Part 1 of 4
I wanted to know what my students would tell others about the act of stepping up to a difficult conversation, now that they had, albeit by force of assignment, completed their own. Here’s what they told me:
- It wasn’t remotely as difficult as my worst fears anticipated it to be.
- It’s freeing. It releases you from something holding you down or holding you back.
- Stepping up with intention makes you a better person, helps you find a center in a chaotic world.
- You shouldn’t be afraid to step up and look into the big black hole. You will not lose yourself in that hole!
- You won’t be alone in that conversation for more than a heartbeat, because the other will join you fully when you know how to do it. They’ve been waiting, too.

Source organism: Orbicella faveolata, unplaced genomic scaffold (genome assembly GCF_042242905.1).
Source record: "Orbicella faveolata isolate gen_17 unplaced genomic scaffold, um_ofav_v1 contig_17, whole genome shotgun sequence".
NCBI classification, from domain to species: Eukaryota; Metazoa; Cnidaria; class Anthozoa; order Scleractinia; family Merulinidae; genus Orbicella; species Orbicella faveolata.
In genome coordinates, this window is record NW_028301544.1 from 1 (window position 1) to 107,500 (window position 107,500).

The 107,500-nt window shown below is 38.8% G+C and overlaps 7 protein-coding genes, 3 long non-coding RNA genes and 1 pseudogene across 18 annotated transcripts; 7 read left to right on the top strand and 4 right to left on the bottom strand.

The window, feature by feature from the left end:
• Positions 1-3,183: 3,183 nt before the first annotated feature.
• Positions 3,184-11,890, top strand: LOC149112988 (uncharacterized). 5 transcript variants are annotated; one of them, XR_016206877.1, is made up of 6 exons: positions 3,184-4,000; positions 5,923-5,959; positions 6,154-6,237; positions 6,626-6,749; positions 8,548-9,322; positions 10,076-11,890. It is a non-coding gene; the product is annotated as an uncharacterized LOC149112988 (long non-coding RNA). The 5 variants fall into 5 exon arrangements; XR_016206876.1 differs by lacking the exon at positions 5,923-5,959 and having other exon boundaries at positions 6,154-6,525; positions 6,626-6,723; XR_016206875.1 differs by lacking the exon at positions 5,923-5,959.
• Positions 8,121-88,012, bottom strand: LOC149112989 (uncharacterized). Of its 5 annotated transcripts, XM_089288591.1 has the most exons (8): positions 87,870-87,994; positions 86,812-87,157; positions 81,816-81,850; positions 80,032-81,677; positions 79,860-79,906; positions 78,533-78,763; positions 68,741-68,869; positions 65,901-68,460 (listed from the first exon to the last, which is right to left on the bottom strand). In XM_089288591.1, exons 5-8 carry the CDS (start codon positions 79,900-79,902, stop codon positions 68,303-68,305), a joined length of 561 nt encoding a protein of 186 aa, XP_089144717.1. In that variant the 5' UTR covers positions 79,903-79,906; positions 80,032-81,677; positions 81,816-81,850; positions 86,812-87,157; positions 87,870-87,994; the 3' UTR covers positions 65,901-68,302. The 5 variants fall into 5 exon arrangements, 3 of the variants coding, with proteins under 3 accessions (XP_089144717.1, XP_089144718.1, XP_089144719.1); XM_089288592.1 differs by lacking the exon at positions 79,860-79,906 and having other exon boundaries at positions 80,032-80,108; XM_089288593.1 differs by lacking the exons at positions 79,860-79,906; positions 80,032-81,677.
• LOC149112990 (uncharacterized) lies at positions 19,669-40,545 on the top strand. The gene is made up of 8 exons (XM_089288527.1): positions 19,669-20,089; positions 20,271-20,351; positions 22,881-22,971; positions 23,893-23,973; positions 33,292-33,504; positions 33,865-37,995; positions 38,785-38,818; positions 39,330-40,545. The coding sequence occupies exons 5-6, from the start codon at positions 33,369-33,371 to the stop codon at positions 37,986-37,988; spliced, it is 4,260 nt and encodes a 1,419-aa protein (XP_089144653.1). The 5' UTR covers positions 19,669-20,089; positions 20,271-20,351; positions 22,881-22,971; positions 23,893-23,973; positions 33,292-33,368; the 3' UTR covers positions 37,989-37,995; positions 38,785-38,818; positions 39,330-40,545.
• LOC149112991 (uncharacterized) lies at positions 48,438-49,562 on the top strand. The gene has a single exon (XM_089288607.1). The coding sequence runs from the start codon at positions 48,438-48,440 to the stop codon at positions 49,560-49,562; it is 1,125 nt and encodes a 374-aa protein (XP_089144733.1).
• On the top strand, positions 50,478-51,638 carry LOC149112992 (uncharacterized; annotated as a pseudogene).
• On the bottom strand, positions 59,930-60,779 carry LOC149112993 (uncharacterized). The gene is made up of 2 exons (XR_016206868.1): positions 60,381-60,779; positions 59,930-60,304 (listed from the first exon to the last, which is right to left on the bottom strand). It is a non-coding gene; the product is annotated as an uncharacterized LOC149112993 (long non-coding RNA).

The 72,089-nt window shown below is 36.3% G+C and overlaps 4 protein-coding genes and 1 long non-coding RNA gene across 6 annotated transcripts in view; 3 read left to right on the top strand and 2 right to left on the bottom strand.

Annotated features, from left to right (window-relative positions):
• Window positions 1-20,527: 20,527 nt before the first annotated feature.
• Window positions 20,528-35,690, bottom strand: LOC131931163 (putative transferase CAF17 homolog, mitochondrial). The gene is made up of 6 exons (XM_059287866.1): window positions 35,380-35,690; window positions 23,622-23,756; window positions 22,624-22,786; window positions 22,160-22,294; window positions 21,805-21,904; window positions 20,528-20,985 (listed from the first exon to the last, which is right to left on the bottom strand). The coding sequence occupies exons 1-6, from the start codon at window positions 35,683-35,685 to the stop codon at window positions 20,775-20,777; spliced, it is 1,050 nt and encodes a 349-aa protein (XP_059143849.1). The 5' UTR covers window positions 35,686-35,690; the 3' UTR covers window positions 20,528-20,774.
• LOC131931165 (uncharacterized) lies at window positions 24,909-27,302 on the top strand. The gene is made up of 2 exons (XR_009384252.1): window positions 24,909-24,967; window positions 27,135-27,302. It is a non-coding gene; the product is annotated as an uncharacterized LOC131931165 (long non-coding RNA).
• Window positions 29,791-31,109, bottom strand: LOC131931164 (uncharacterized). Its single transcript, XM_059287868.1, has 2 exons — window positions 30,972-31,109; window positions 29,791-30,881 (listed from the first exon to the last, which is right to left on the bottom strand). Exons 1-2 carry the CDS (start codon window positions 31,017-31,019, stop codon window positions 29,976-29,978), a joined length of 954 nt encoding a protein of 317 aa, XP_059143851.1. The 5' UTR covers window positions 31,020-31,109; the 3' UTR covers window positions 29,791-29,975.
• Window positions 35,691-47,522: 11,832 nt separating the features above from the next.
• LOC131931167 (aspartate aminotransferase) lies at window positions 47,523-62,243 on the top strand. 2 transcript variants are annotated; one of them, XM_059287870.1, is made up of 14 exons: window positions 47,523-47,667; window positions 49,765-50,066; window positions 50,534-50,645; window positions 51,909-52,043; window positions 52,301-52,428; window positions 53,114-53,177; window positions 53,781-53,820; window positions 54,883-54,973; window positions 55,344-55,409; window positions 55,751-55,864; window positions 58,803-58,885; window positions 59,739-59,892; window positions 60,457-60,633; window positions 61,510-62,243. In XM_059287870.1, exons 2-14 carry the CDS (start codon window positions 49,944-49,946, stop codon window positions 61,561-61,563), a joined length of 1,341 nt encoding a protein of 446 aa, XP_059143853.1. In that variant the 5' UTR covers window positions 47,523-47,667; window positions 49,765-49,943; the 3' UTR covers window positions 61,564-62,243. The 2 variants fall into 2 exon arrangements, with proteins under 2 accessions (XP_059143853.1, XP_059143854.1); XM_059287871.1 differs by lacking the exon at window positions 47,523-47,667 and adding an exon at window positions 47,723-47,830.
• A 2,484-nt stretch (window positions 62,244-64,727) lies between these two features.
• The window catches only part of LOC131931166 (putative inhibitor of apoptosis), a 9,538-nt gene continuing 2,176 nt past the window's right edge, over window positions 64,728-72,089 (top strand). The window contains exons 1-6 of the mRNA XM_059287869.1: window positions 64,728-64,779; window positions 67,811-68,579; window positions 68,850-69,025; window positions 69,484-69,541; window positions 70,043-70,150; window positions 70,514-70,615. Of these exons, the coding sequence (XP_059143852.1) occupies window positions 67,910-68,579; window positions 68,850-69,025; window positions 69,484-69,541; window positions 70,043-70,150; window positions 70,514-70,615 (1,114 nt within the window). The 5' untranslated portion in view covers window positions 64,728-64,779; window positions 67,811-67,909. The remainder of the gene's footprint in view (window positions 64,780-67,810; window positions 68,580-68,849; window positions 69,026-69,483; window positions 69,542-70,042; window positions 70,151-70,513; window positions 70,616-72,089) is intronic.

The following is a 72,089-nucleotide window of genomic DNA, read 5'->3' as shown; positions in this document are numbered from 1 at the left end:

- It’s empowering because you’re deciding not to be a victim of the conflict.
- At the other side of the conversation, I found myself—the person I had lost for all the years I had avoided that conversation.
At the other side of the conversation, I found myself. Can there be anything more powerful than that?
I’m humbled by what my students did, because sitting there in that classroom with them, I could see that they had really, truly stepped up. They had spoken up and gotten to the heart of what mattered. They had made a difference in their own lives and in the lives of another person. And in mine.